The Bingham-Waggoner Estate is considered one of the most historically significant homes in western Missouri. Built in the 1850s, the home is a well-preserved example of Italian Villa architecture and is situated on a 19-acre partially wooded property. Today, the Bingham-Waggoner Historical Society operates it as a historic house museum. In addition to its architecture, the house is also significant for its association with notable 19th-century artist and politician George Caleb Bingham (1811-1879), who lived here from 1864-1870; the Santa Fe Trail; and the Waggoner-Gates Milling Company, which was located across the street where the National Trails Frontier Museum is now. The estate was added to the National Register of Historic Places in 1980.
Backstory and Context
Santa Fe Trail
Osage Street, the road along the eastern side of the estate, was once part of the Santa Fe Trail. The pavement is laid directly over the trail and the street is essentially the same width as the trail. Also, research suggests that the trail crossed over the southeast corner of the property in a southwesterly direction.
George Caleb Bingham
Bingham and his family moved to the estate shortly before the Civil War. He maintained a studio near his home, where he painted his famous "Order Number 11". Order Number 11 was a military declaration issued in Kansas City in August of 1863 by General Thomas Ewing Jr. that ordered everyone living in Jackson, Cass, Bates, and Vernon counties to vacate their homes within fifteen days. This order was a retaliatory response to the bloody raid (August 21, 1863) on Lawrence, Kansas perpetrated by Confederate guerilla William Quantrill and his band.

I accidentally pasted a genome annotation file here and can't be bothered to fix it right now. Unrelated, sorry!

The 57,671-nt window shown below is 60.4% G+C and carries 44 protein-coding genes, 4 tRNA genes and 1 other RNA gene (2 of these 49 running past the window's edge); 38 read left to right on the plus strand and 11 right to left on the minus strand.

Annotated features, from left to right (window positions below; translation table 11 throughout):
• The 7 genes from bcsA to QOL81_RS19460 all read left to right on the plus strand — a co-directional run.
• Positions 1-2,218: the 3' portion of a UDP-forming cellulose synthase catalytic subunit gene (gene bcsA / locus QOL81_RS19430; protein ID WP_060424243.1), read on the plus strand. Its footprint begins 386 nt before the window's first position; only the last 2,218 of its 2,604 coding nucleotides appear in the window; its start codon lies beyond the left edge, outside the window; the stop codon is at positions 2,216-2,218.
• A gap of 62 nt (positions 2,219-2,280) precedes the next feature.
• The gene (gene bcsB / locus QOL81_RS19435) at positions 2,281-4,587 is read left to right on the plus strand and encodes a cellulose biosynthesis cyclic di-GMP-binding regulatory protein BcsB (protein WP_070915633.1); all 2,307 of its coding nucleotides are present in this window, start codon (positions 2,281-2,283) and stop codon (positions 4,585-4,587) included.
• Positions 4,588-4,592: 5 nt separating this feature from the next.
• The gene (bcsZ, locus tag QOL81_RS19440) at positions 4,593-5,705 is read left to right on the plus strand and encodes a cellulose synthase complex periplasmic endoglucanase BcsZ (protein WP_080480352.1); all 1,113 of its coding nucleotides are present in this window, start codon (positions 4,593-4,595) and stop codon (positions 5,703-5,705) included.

Bingham, who was State Treasurer of Missouri during the war, resented the order and personally went to General Ewing’s superior officer in an attempt to have the order overturned. This failed and the order went into effect but ultimately backfired. George painted Order Number 11 in 1968 to show his displeasure with the order. In 1870, Bingham completed the second, slighlty larger version of Order Number 11, which soon became one of the most publicized pictured of that time period.
In 1870, Bingham sold his home to Mr. Francis Eames, and moved to Kansas City. There, he served as Police Commissioner and as Assistant General of Missouri. He was also appointed as the first professor of art at the University of Missouri. He passed away at his home on July 7, 1879.
Waggoner-Gates Milling Company
Successful Pennsylvania miller Peter Waggoner, Sr. sent his son William, to Independence to search for new business opportunities. In 1867, the family bought the "Old City Mill" from John Overfelt and moved into the house. They quickly made a name for themselves as producers of high-quality flour for baking. Eventually, they made changes to the house during the 1890’s when William Henry, Jr. and his wife moved in. The Waggoner family lived in the house until the death of Harry K. Waggoner in 1976. The city and a group of citizens purchased the home in 1979 to turn it into a museum and park.
The house also has a connection to President Harry Truman. His wife Bess' grandfather, George Gates, became a partner of the milling company. The name "Gates" was added to its name to reflect the change.
"History." Bingham-Waggoner Estate. Accessed May 8, 2019. https://www.bwestate.net/history.
O'Brien, W. Patrick. "Bingham-Waggoner Estate." National Park Service - National Register of Historic Places Nomination Form. May 22, 1980. https://catalog.archives.gov/OpaAPI/media/63819335/content/electronic-records/rg-079/NPS_MO/80002360.pdf.